Fiona Duffelen became a businesswoman in order to be an artist, rather than the other way round: “I’ve always thought of myself as straddling the two worlds.”
On Halloween in 2011 she opened the shop Fee Fee La Fou on Bradbury Street. It sells art, jewellery, home décor, and stationery. An oil painter by trade, Duffelen produces “probably close to” 35% or 40% of the stock, with the rest coming from other artists.
The shop, which Duffelen thinks of as a community space, represents 157 local artists. She believes it is important “to pay artists fairly”. One way she helps them is through buying stock up front as much as possible. While this may be less profitable for the shop, she thinks it puts money back into the local economy and helps artists produce more.
As a businesswoman she is frustrated by the stereotype that creative people are not numerate or good at presenting themselves: “Most artists are incredibly adaptable and flexible”.
While she does not know many other artists who own their own shop, most of her artist friends do three or four jobs to enable them to continue their work.
Duffelen, who studied at the Ruskin School of Art and the Slade School of Fine Art, paints fantasy landscapes and is interested in the theme of camouflage. She has also designed homeware, wallpapers and cushions.
She works on her art on Mondays and Tuesdays, and opens the shop the other five days of the week. She has staff she can rely on, and her husband lends a hand on the weekend, but “it’s a one-man band, to be honest”.
The shop is incredibly lively, with circus-themed wallpaper, an arcade claw machine and a wacky array of products. Duffelen does not choose art for the shop that is minimalist or lacks colour.
Duffelen hosts corporate events, which provide a further revenue stream. She also offers interior design and makes props. As well as helping to balance the books, these extra activities are “a great way of getting your name out”.
Duffelen previously worked for an advertising agency for five years on top of creating art, “with a view to learning how to market myself better”.
The artist, who has lived in Hackney for 19 years, describes Dalston as a “melting pot of different cultures and people from different backgrounds”.
“Artists are always really attracted to more interesting areas, aren’t they?”
However, the ground-floor premises has been on the frontline of local anti-social behaviour, including theft. She even says that she has had to lock people inside the shop because “something’s going on outside”.
Duffelen has campaigned against an increase in business rates in the area. The shop has faced a 158% rise since April last year; difficult for “a home-grown, small, independent enterprise”.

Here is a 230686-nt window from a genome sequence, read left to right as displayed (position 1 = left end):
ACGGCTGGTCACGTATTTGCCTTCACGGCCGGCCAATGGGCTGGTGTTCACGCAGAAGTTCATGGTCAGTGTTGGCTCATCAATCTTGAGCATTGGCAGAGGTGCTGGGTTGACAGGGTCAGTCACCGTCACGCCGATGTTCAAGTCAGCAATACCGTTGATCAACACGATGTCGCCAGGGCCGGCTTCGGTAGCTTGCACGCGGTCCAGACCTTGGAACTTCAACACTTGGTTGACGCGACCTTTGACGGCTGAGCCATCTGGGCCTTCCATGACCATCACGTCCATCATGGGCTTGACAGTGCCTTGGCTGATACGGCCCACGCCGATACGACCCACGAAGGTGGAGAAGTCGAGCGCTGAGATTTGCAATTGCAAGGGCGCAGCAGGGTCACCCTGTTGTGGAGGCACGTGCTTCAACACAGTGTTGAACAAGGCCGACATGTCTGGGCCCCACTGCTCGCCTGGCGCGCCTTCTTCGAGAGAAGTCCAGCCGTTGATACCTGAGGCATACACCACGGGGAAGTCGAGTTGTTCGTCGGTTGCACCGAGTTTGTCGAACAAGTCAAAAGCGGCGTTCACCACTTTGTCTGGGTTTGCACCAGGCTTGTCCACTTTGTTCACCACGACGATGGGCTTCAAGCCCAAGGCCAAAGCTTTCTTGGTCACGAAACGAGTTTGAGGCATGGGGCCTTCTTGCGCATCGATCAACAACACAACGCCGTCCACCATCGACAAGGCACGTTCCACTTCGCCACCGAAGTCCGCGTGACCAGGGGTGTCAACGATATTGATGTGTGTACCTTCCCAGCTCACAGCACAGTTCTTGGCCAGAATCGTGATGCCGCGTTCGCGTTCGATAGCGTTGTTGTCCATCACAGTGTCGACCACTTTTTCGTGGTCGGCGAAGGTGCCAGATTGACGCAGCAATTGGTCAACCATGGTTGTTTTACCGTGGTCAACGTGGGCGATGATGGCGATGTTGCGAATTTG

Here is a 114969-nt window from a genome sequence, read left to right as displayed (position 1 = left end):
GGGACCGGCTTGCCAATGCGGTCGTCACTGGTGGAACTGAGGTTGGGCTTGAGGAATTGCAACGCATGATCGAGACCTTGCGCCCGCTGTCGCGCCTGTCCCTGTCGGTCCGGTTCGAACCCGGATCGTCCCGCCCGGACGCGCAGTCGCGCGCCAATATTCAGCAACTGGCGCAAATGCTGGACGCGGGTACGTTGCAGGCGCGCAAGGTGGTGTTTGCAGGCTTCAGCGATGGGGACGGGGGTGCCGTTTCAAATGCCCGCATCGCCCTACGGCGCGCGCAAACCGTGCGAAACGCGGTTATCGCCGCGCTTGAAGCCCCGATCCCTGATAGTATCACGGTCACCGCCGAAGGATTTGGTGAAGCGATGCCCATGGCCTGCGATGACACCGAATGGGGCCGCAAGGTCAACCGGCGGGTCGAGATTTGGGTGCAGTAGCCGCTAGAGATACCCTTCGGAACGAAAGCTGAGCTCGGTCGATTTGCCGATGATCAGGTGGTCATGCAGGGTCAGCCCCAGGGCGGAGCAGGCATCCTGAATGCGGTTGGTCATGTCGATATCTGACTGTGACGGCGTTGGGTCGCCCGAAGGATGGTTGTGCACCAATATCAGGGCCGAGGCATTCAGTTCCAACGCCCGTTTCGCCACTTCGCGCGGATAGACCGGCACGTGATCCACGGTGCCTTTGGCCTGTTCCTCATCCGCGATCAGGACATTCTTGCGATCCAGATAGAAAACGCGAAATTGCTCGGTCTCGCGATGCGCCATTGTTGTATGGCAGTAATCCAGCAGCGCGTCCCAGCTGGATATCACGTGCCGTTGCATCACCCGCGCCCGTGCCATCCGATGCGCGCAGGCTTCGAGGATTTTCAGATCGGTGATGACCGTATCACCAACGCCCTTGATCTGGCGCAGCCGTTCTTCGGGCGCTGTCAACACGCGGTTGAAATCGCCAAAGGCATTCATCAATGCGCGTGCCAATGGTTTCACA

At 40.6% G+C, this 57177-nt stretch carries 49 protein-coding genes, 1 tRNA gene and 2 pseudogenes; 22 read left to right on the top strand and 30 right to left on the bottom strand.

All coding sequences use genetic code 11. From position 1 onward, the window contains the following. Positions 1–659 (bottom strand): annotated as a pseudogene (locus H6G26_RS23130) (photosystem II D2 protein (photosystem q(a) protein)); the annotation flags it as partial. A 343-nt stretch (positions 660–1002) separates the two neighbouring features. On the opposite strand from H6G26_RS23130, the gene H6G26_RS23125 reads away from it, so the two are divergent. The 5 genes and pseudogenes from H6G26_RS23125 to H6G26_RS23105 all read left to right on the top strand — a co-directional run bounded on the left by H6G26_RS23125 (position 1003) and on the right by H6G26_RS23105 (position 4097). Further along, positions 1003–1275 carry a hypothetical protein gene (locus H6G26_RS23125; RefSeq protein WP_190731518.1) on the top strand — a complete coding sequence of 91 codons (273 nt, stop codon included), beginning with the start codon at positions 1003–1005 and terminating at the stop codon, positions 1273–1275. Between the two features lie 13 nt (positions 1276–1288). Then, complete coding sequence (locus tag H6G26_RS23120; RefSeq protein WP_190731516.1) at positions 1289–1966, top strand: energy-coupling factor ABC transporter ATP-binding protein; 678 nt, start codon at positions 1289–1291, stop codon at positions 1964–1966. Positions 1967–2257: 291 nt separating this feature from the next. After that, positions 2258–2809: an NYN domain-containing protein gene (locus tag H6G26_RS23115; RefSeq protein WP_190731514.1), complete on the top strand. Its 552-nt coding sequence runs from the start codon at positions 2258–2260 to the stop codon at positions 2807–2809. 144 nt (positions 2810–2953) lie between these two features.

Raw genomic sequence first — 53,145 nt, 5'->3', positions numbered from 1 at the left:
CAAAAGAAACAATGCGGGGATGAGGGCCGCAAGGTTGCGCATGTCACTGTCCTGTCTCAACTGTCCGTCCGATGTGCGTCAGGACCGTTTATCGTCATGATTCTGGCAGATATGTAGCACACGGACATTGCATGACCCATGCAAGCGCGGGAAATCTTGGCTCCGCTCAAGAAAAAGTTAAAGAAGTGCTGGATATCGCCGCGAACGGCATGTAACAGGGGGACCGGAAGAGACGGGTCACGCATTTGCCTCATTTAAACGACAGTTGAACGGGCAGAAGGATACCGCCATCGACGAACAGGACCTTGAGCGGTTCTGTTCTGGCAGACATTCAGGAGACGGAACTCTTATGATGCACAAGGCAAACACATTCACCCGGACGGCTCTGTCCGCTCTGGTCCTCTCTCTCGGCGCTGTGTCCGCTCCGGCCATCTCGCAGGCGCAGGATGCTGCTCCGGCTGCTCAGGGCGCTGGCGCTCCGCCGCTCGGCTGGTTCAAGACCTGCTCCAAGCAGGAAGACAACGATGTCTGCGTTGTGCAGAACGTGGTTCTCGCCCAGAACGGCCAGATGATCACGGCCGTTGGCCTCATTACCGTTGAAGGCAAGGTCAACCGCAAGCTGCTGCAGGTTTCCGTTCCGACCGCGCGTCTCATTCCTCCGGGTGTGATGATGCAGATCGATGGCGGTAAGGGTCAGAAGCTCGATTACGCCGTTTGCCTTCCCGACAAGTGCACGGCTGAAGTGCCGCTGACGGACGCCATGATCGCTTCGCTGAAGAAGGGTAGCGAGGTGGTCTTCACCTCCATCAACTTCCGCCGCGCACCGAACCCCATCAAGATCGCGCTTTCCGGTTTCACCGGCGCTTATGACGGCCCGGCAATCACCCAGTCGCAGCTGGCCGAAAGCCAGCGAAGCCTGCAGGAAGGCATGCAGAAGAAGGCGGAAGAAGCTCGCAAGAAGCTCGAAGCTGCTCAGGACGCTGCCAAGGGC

She says “trying to survive as a day-time business is becoming increasingly difficult” in Dalston; she worries that the balance between bars and restaurants on one hand, and shops on the other, is going too far in favour of the former and “could do with readdressing”. She thinks the area is becoming known as a place “for people to get pissed”.
On the vexed subject of gentrification, the artist has mixed views. She believes that it is London’s constantly changing nature which “makes it so interesting and exciting”. She is also unhappy that as an artist she is stereotyped an outsider. People think she “must have come from Shoreditch”. In fact, she tells me, many local artists are being pushed out to Margate or Hastings due to how expensive the area is.
Last year Fee Fee La Fou was joint-winner of the Mayor of Hackney’s Best Creative Business Award. Duffelen tells me this was “amazing” considering she has a “challenging business model and idea”.
Thanks to its publicity the shop has attracted “people from all over,” including travellers from abroad. Yet it is the local customer base which has “kept us going”.
However, Duffelen is concerned that more expensive accommodation in Dalston is often owned by investors and let out to transient tenants who do not necessarily want to furnish their homes.
The shop also taps into the gifting market, and what Duffelen calls “gifting for themselves”. It is common for people to look for a present for someone else for under £20 but at the same time buy themselves a necklace, with “maybe a bit of a higher-end price bracket”.
Looking ahead, Duffelen is interested in selling her own artwork to retailers such as Liberty. However, the company ethos will remain the same. She says she does not ever want to “compromise the quality of what I do and the way I want to make those products”.
“ I have no intention of simply becoming a really big stationery shop”.
“My priority will always be making interesting things that excite me and my customers.”